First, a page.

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Explaining the Gender Gap in Math Test Scores: The Role of Competition

  • Muriel Niederle
  • Lise Vesterlund

The mean and standard deviation in performance on math test scores are only slightly larger for males than for females. Despite minor differences in mean performance, many more boys than girls perform at the right tail of the distribution. This gender gap has been documented for a series of math tests including the AP calculus test, the mathematics SAT, and the quantitative portion of the Graduate Record Exam (GRE). The objective of this paper is not to discuss whether the mathematical skills of males and females differ, be it a result of nurture or nature. Rather we argue that the reported test scores do not necessarily match the gender differences in math skills. We will present results that suggest that the evidence of a large gender gap in mathematics performance at high percentiles in part may be explained by the differential manner in which men and women respond to competitive test-taking environments. The effects in mixed-sex settings range from women failing to perform well in competitions, to women shying away from environments in which they have to compete. We find that the response to competition differs for men and women, and in the examined environment, gender difference in competitive performance does not reflect the difference in noncompetitive performance. We argue that the competitive pressures associated with test taking may result in performances that do not reflect those of less-competitive settings. Of particular concern is that the distortion is likely to vary by gender and that it may cause gender differences in performance to be particularly large in mathematics and for the right tail of the performance distribution. Thus the gender gap in math test scores may exaggerate the math advantage of males over females.

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File URL: http://www.aeaweb.org/articles.php?doi=10.1257/jep.24.2.129
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Article provided by American Economic Association in its journal Journal of Economic Perspectives.

Volume (Year): 24 (2010)
Issue (Month): 2 (Spring)
Pages: 129-44

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Handle: RePEc:aea:jecper:v:24:y:2010:i:2:p:129-44
Note: DOI: 10.1257/jep.24.2.129
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  1. Rachel Croson & Uri Gneezy, 2009. "Gender Differences in Preferences," Journal of Economic Literature, American Economic Association, vol. 47(2), pages 448-74, June.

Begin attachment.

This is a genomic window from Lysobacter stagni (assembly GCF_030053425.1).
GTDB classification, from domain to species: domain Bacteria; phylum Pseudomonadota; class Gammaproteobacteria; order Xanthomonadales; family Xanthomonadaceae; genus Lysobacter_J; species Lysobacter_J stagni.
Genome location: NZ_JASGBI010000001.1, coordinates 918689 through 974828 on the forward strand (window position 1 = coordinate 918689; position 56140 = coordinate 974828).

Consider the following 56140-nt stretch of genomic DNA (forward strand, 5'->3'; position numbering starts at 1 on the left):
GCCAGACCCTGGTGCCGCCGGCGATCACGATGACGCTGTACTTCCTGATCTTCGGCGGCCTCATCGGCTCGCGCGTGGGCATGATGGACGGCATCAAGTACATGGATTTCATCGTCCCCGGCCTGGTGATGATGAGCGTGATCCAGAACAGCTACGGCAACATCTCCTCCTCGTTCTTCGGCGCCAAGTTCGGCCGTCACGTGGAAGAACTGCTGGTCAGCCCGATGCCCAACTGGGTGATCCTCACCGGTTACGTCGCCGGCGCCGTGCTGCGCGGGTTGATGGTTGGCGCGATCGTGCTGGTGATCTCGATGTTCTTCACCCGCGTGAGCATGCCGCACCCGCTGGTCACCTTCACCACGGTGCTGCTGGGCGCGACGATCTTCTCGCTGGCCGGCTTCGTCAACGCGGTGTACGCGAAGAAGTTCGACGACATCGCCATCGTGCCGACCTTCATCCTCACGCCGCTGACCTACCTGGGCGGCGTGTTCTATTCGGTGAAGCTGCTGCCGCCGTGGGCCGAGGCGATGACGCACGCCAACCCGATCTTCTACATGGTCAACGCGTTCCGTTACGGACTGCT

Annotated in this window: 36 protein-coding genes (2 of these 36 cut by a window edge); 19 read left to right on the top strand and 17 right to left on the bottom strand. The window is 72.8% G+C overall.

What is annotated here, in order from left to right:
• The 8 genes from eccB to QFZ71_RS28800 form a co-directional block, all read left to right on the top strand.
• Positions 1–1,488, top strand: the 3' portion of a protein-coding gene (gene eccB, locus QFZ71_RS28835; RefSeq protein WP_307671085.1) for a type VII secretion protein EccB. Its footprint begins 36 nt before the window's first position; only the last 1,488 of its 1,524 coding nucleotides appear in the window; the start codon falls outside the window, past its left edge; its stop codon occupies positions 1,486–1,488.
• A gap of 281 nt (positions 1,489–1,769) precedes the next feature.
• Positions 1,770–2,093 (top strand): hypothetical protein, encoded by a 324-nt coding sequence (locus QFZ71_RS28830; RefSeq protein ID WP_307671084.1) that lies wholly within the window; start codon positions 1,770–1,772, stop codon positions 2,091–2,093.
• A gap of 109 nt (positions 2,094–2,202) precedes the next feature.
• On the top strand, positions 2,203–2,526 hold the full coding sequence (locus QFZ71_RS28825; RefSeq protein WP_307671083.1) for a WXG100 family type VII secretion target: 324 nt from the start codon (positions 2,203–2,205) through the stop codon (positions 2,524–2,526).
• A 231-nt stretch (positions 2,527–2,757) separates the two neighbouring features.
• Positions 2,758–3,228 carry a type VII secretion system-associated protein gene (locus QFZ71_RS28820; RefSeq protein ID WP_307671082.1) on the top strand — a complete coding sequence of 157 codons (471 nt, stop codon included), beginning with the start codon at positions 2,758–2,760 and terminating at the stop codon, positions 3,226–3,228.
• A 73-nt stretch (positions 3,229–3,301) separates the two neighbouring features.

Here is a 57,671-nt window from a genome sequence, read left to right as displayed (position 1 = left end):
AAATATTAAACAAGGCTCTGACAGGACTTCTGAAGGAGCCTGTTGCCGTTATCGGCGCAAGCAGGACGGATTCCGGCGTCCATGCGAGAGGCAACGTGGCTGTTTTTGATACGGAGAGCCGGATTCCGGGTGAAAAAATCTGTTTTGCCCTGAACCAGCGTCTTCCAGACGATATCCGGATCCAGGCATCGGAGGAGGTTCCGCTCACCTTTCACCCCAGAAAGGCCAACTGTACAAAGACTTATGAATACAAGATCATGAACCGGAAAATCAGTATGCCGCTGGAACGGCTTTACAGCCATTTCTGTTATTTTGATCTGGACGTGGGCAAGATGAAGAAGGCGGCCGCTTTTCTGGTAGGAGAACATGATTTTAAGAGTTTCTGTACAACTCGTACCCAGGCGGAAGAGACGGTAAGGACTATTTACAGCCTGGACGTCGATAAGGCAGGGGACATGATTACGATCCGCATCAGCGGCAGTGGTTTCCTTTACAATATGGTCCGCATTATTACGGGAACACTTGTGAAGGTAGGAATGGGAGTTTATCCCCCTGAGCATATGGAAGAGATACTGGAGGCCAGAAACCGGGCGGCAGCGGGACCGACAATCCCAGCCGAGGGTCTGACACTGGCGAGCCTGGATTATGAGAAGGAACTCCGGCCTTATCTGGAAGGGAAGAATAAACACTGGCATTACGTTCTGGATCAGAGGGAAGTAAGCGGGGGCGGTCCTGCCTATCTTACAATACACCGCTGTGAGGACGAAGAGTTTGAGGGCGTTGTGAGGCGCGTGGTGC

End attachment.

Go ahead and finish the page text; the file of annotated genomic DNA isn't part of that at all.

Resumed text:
2. Aldo Rustichini & Uri Gneezy, 2004. "Gender and competition at a young age," Framed Field Experiments 00151, The Field Experiments Website.
  3. Thomas S. Dee, 2007. "Teachers and the Gender Gaps in Student Achievement," Journal of Human Resources, University of Wisconsin Press, vol. 42(3).
  4. Cason, Timothy & Masters, William & Sheremeta, Roman, 2010. "Entry into Winner-Take-All and Proportional-Prize Contests: An Experimental Study," MPRA Paper 49886, University Library of Munich, Germany.
  5. Muriel Niederle & Carmit Segal & Lise Vesterlund, 2013. "How Costly Is Diversity? Affirmative Action in Light of Gender Differences in Competitiveness," Management Science, INFORMS, vol. 59(1), pages 1-16, May.
  6. Muriel Niederle & Alexandra H. Yestrumskas, 2008. "Gender Differences in Seeking Challenges: The Role of Institutions," NBER Working Papers 13922, National Bureau of Economic Research, Inc.
  7. Marie-Claire Villeval & Nabanita Datta Gupta & Anders Poulsen, 2005. "Male and Female Competitive Behavior - Experimental Evidence," Working Papers 0512, Groupe d'Analyse et de Théorie Economique (GATE), Centre national de la recherche scientifique (CNRS), Université Lyon 2, Ecole Normale Supérieure.
  8. Carmit Segal, 2006. "Motivation, test scores and economic success," Economics Working Papers 1124, Department of Economics and Business, Universitat Pompeu Fabra, revised Oct 2008.
  9. Jeff Grogger & Eric Eide, 1995. "Changes in College Skills and the Rise in the College Wage Premium," Journal of Human Resources, University of Wisconsin Press, vol. 30(2), pages 280-310.
  10. Rothstein, J.M.Jesse M., 2004. "College performance predictions and the SAT," Journal of Econometrics, Elsevier, vol. 121(1-2), pages 297-317.
  11. Uri Gneezy & Kenneth L. Leonard & John A. List, 2009. "Gender Differences in Competition: Evidence From a Matrilineal and a Patriarchal Society," Econometrica, Econometric Society, vol. 77(5), pages 1637-1664, 09.
  12. Eckel, Catherine C. & Grossman, Philip J., 2008. "Men, Women and Risk Aversion: Experimental Evidence," Handbook of Experimental Economics Results, Elsevier.
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  16. Wozniak, David, 2009. "Choices About Competition: Differences by gender and hormonal fluctuations, and the role of relative performance feedback," MPRA Paper 21097, University Library of Munich, Germany.
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